Category Archives: Network Security

Writing for Security: Why You Fear It

quillIn the last post in this series, I talked about reasons most information security practitioners give when they are asked why they don’t like writing. In this post, I’m going to tackle the same topic, but I want to dig into a reason that most won’t talk about when asked that question.

Most people don’t write more because they are afraid. For that matter, most people who do write a lot are also afraid. They’ve just developed strategies for dealing with it. You may not realize you’re afraid, and if you are you might not be comfortable talking about it. That’s normal. Any time you put words on paper and put it out there with your name on it, you’re exposing yourself and opening yourself up to criticism. Once you hit that publish button or send that e-mail, you’re writing is no longer yours. It’s everyone’s.

We’ve all heard that the best way to deal with fear is to confront it, so that’s what I’m going to do here. In this post I’m going to talk about some of the reasons why most folks are afraid to write more, and how fear can prevent your writing from living up to its potential.

Why You’re Afraid

Fear manifests in a variety of ways, but in most cases, people don’t use the terms “fear” or “afraid”. Instead, they use words like “worry” or “don’t know.” Uncertainty and doubt are often a result of fear, and it’s very hard to recognize that. For each type of fear I’ve mention in the following sections I’ve listed a few statements someone might say or think where the fear manifests. As you read these, ask yourself if any of those statements are something you’ve said or thought before.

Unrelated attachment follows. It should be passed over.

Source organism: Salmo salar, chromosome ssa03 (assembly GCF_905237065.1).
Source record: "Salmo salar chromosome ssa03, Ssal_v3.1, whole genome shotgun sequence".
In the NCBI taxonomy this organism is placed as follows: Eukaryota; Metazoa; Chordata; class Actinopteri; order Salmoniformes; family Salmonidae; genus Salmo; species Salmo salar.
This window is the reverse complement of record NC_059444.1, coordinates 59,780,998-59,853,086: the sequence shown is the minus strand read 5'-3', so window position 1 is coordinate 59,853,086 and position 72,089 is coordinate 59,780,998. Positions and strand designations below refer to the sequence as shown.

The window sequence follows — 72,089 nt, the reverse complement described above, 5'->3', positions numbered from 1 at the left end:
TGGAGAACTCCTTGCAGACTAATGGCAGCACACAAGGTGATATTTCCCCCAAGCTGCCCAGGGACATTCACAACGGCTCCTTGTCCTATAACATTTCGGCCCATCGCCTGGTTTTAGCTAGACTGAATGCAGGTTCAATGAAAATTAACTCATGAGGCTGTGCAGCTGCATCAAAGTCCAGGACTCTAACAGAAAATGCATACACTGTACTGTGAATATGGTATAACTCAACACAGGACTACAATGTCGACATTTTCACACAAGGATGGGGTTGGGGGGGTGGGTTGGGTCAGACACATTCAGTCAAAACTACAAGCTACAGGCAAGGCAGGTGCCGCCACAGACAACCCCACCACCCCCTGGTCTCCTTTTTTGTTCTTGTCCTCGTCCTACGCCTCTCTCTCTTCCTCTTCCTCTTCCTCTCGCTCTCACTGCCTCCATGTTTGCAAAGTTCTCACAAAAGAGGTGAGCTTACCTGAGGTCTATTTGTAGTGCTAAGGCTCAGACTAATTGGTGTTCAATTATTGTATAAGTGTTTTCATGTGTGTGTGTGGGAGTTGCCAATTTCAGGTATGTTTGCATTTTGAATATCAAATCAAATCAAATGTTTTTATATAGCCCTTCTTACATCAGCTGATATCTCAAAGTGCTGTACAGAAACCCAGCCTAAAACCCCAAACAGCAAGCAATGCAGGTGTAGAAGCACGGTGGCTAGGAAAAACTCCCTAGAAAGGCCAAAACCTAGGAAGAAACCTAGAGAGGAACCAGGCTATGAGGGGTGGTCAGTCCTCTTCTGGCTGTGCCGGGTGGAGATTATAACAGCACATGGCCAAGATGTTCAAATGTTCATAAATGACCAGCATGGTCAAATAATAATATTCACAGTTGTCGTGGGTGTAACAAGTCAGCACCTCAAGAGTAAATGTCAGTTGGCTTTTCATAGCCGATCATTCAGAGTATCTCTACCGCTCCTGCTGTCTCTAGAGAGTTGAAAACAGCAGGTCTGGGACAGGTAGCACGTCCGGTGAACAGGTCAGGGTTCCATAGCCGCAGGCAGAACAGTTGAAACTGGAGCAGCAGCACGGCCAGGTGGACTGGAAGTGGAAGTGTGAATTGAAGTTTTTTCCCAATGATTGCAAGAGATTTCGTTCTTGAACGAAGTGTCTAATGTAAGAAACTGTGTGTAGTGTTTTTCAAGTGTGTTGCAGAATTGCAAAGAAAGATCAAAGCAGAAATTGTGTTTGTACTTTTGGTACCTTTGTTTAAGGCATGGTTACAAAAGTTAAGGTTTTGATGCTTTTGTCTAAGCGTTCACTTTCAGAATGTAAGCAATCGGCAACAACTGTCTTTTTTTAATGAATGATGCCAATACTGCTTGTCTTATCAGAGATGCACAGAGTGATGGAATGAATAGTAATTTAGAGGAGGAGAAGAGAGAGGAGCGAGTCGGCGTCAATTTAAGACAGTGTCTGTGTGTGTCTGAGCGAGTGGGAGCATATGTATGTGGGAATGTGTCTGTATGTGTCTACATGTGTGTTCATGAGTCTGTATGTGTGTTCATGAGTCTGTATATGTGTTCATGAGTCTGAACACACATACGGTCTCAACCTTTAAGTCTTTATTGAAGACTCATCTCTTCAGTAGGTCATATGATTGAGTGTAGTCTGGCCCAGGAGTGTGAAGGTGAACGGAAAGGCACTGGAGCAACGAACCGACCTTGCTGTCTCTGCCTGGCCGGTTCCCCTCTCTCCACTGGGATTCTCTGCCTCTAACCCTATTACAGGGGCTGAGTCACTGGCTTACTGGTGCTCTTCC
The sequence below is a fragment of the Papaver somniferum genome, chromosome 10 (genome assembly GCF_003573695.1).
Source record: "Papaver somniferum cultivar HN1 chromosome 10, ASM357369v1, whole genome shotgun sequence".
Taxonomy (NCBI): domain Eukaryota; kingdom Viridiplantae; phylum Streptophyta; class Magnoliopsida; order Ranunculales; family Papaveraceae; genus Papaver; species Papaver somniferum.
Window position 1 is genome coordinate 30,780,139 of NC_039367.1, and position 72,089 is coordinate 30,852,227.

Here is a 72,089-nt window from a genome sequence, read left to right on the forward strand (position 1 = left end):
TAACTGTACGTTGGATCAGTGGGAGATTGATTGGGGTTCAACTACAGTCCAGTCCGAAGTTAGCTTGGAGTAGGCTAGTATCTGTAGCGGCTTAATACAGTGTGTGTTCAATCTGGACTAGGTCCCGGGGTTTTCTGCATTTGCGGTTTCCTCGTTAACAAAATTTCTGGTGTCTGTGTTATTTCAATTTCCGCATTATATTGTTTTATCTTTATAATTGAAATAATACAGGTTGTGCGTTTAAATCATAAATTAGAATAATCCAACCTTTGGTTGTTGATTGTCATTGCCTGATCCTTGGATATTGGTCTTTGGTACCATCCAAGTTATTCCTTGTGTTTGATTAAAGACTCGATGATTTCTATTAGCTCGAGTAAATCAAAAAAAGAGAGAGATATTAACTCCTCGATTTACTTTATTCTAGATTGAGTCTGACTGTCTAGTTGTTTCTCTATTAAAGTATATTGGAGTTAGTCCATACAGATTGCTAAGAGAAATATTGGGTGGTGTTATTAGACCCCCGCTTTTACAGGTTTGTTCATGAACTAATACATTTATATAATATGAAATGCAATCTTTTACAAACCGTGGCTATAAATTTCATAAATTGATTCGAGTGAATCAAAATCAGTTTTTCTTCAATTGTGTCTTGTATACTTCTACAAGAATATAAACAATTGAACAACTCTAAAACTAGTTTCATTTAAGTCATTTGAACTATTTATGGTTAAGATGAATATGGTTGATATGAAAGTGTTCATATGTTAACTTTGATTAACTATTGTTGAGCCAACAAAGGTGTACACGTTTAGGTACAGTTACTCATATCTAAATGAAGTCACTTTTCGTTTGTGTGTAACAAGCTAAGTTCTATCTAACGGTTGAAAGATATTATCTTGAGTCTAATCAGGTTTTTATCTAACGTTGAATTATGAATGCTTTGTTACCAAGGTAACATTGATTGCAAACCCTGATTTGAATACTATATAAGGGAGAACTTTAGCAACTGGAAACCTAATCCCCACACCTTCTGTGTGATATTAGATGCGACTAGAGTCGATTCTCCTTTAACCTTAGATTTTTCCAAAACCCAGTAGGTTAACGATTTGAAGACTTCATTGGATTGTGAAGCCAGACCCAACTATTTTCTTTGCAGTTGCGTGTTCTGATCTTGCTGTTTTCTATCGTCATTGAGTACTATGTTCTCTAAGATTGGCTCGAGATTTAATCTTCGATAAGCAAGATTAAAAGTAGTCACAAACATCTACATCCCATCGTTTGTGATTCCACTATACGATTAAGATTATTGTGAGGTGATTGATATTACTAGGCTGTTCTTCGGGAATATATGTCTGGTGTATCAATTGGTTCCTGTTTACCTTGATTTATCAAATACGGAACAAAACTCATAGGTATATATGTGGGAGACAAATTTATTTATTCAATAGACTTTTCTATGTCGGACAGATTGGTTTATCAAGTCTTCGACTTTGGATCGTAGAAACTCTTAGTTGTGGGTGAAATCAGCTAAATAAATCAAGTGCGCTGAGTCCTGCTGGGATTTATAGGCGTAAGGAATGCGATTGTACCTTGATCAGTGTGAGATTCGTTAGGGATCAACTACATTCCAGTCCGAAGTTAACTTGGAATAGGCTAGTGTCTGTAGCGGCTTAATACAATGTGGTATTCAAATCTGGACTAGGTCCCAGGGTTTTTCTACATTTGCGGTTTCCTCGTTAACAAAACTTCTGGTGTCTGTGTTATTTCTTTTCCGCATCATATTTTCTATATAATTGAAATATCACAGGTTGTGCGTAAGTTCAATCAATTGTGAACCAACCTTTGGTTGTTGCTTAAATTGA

I’m afraid of being too technical

It’s easy to get slowed down because you don’t know what level of technical detail you need to write to. After all, you clearly know what you’re talking about, and you don’t want to take your readers level of expertise for granted. I call this competence paralysis, because it kills a lot of good writing. In one form, competence paralysis results in reports that are far in-depth and taking forever to write. An overwhelming amount of technical detail that isn’t well organized can make these reports unreadable. In another form, blog writers come up with ideas for posts, but as they keep expanding the scope to include more technical details they eventually become overwhelmed and abandon it.

  • “I’m talking about a web server attack, so I should probably write a section about how HTTP works.”
  • “I mentioned phishing, so I should put in four or five images of what a phishing e-mail looks like.”
  • “I’m not sure most people understand SSL, so I’m going to keep this part to the bare minimum.”


I’m afraid of leaving something out

As the complexity of your topic rises, it becomes easy to leave out something important. This is especially true when you’re reviewing a complex processes or anything related to how a piece of code works. Nobody wants to write bad content, not even those guys who write the Nigerian prince scam e-mails. The last thing you want to do is invest a lot of time writing something incredibly detailed only to get e-mails or comments saying you forgot something. The perception is that this makes you look less knowledgeable in the topic area.

  • “I don’t know what use cases are out there, so I’ll include a description of every nmap command.” 
  • “I started writing an article about cryptolocker, but got overwhelmed when I realized how many versions there were, so I ditched it.”


I’m afraid that I’m not a good enough writer